Health Workplace Safety in remote Australia

Page last updated: 15 May 2017

Remote health workforce safety and security has been a long-standing concern for all governments and employers.

In response to the March 2016 murder of remote area nurse, Ms Gayle Woodford in the remote community of Fregon in the Anangu Pitjantjatjara Yankunytjatjara (APY) Lands in South Australia, the Federal Coalition invested in the development of resources for health practitioners working in remote locations to mitigate risks to their personal safety as they undertake their daily duties.

“The Federal Coalition has supported states and territories by investing more than $240,000 to the Council of Remote Area Nurses of Australia (CRANAplus) to develop resources to improve safety and security for the remote area health workforce.” Dr Gillespie said.

“While Occupational Health and Safety issues predominantly fall with the jurisdictions of states and territories, I am pleased the Commonwealth has been able to assist through the provision of these funds so that CRANAplus could develop these resources."

Funding provided to CRANAplus was for the development of:

  • The National Safety and Security Guidelines for Remote Health Practice, endorsed by an expert advisory group and informed by national conversation;
  • the Remote Health Workforce Safety & Security Report: Literature Review, Consultation, & Survey Results;
  • an Industry Handbook on ‘working safe in remote health’ which will be published and freely distributed through the CRANAplus networks;
  • an easy to use safety and security ‘self-assessment tool’ downloadable from the CRANAplus website for individuals or workplaces, promoting practical quality improvements in the workplace;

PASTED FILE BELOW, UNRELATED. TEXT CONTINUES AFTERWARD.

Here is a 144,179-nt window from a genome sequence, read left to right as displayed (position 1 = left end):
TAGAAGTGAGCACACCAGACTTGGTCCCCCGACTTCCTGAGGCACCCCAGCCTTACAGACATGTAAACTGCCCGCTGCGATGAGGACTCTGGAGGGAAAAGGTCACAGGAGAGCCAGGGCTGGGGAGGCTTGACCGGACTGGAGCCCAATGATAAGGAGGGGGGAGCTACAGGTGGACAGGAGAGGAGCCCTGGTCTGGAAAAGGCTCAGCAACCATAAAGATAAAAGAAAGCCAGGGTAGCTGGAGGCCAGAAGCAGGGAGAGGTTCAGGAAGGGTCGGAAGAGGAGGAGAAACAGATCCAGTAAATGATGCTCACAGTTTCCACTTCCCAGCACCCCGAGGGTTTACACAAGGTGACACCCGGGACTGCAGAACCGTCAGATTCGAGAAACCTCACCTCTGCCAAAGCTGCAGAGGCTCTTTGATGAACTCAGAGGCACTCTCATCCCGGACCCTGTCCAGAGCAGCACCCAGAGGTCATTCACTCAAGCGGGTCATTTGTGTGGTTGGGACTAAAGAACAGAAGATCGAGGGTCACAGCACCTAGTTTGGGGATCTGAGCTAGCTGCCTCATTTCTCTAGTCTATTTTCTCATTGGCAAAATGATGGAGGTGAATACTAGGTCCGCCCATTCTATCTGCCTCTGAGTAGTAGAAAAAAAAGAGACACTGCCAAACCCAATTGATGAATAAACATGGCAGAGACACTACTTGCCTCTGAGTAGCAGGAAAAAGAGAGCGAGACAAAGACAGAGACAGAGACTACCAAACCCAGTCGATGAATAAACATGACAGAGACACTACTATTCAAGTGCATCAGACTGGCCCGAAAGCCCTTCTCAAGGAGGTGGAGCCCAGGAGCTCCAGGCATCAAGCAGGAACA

• a free e-remote learning module on working safe in remote practice to be hosted and encouraged to be used by employers during staff orientation; and
  • a mobile phone app to include the ‘being safe in remote’ information.
The CRANAplus report, the Remote Health Workforce Safety & Security Report: Literature Review, Consultation, & Survey Results was provided to the Department of Health in January 2017. The Report makes 31 recommendations, of which it identified six key issues: staff assault; vehicle and travel safety; emergency communication; dog attack; bullying and harassment; and personal wellbeing.

The Report will inform the development of other funded activities. CRANAplus will soon release the National Safety and Security Guidelines for Remote Health Practice.

Workforce safety is a broad issue that has long been a concern for employers. It is not restricted to health workers or to remote areas although isolation is a compounding factor. Commonwealth funded entities are required to satisfy relevant laws and regulations to ensure that their operations meet the necessary standards of care and service provision.

A large number of policy documents and guidelines on preventing and minimising workplace violence already exist at state/territory/national and international levels. While the content varies, the documents tend to offer generalist advice to enable managers to develop workplace violence policies that address prevention, response and recovery as opposed to providing prescriptive violence prevention. Strategies include: education/training; communication procedures when working offsite; support post incident; employee assistance programs; and mentoring support. Safety of health professionals is primarily a responsibility of employers and jurisdictions.

While the Commonwealth provides funding to states and territories for remote area health services, it does not directly employ, or set the working conditions for remote area health staff.